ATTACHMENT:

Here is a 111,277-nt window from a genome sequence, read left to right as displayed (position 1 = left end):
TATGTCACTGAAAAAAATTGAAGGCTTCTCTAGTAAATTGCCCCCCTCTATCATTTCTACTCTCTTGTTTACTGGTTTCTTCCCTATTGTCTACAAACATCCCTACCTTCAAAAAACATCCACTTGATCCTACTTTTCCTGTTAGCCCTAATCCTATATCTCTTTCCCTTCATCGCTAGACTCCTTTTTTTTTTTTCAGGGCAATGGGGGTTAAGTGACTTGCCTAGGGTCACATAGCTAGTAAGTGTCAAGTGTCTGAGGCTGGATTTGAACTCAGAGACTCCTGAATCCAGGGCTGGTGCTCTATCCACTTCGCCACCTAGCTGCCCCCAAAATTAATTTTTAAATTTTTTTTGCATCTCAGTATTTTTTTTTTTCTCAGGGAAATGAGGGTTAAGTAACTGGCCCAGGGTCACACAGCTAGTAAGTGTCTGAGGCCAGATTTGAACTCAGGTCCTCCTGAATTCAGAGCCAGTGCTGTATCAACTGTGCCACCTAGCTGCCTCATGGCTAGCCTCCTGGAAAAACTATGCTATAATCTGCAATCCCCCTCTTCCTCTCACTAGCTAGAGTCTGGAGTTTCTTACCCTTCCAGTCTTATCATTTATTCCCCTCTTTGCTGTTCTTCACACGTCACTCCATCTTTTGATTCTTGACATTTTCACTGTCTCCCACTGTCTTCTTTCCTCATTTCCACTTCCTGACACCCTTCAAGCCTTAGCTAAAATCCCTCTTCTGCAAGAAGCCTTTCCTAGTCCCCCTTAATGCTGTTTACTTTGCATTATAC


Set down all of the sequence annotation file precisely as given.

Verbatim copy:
Here is a 111,277-nt window from a genome sequence, read left to right as displayed (position 1 = left end):
TATGTCACTGAAAAAAATTGAAGGCTTCTCTAGTAAATTGCCCCCCTCTATCATTTCTACTCTCTTGTTTACTGGTTTCTTCCCTATTGTCTACAAACATCCCTACCTTCAAAAAACATCCACTTGATCCTACTTTTCCTGTTAGCCCTAATCCTATATCTCTTTCCCTTCATCGCTAGACTCCTTTTTTTTTTTTCAGGGCAATGGGGGTTAAGTGACTTGCCTAGGGTCACATAGCTAGTAAGTGTCAAGTGTCTGAGGCTGGATTTGAACTCAGAGACTCCTGAATCCAGGGCTGGTGCTCTATCCACTTCGCCACCTAGCTGCCCCCAAAATTAATTTTTAAATTTTTTTTGCATCTCAGTATTTTTTTTTTTCTCAGGGAAATGAGGGTTAAGTAACTGGCCCAGGGTCACACAGCTAGTAAGTGTCTGAGGCCAGATTTGAACTCAGGTCCTCCTGAATTCAGAGCCAGTGCTGTATCAACTGTGCCACCTAGCTGCCTCATGGCTAGCCTCCTGGAAAAACTATGCTATAATCTGCAATCCCCCTCTTCCTCTCACTAGCTAGAGTCTGGAGTTTCTTACCCTTCCAGTCTTATCATTTATTCCCCTCTTTGCTGTTCTTCACACGTCACTCCATCTTTTGATTCTTGACATTTTCACTGTCTCCCACTGTCTTCTTTCCTCATTTCCACTTCCTGACACCCTTCAAGCCTTAGCTAAAATCCCTCTTCTGCAAGAAGCCTTTCCTAGTCCCCCTTAATGCTGTTTACTTTGCATTATAC